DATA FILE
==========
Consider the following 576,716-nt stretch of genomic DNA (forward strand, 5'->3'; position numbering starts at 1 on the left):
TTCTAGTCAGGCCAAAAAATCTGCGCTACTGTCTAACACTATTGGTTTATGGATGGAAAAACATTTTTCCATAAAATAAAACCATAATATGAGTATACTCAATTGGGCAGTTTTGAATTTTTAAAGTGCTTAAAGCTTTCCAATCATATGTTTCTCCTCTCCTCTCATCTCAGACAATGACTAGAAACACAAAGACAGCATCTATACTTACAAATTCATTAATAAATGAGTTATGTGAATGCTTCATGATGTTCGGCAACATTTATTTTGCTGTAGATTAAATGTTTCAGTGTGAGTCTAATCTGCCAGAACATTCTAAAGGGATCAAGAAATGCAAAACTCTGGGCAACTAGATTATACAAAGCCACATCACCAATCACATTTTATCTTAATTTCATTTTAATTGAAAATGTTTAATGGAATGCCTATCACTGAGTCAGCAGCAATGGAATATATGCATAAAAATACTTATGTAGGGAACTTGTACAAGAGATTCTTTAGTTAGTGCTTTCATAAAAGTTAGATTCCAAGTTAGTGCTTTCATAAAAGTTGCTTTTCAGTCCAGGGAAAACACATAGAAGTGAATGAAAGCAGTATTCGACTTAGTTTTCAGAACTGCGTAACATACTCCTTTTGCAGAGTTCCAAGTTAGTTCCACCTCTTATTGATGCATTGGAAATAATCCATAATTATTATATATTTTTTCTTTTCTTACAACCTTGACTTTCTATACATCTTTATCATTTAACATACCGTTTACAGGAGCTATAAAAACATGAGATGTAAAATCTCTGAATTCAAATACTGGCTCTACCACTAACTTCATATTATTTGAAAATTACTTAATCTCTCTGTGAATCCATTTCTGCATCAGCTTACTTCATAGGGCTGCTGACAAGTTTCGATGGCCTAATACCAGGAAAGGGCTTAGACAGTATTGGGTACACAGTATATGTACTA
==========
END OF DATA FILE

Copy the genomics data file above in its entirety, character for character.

Consider the following 576,716-nt stretch of genomic DNA (forward strand, 5'->3'; position numbering starts at 1 on the left):
TTCTAGTCAGGCCAAAAAATCTGCGCTACTGTCTAACACTATTGGTTTATGGATGGAAAAACATTTTTCCATAAAATAAAACCATAATATGAGTATACTCAATTGGGCAGTTTTGAATTTTTAAAGTGCTTAAAGCTTTCCAATCATATGTTTCTCCTCTCCTCTCATCTCAGACAATGACTAGAAACACAAAGACAGCATCTATACTTACAAATTCATTAATAAATGAGTTATGTGAATGCTTCATGATGTTCGGCAACATTTATTTTGCTGTAGATTAAATGTTTCAGTGTGAGTCTAATCTGCCAGAACATTCTAAAGGGATCAAGAAATGCAAAACTCTGGGCAACTAGATTATACAAAGCCACATCACCAATCACATTTTATCTTAATTTCATTTTAATTGAAAATGTTTAATGGAATGCCTATCACTGAGTCAGCAGCAATGGAATATATGCATAAAAATACTTATGTAGGGAACTTGTACAAGAGATTCTTTAGTTAGTGCTTTCATAAAAGTTAGATTCCAAGTTAGTGCTTTCATAAAAGTTGCTTTTCAGTCCAGGGAAAACACATAGAAGTGAATGAAAGCAGTATTCGACTTAGTTTTCAGAACTGCGTAACATACTCCTTTTGCAGAGTTCCAAGTTAGTTCCACCTCTTATTGATGCATTGGAAATAATCCATAATTATTATATATTTTTTCTTTTCTTACAACCTTGACTTTCTATACATCTTTATCATTTAACATACCGTTTACAGGAGCTATAAAAACATGAGATGTAAAATCTCTGAATTCAAATACTGGCTCTACCACTAACTTCATATTATTTGAAAATTACTTAATCTCTCTGTGAATCCATTTCTGCATCAGCTTACTTCATAGGGCTGCTGACAAGTTTCGATGGCCTAATACCAGGAAAGGGCTTAGACAGTATTGGGTACACAGTATATGTACTA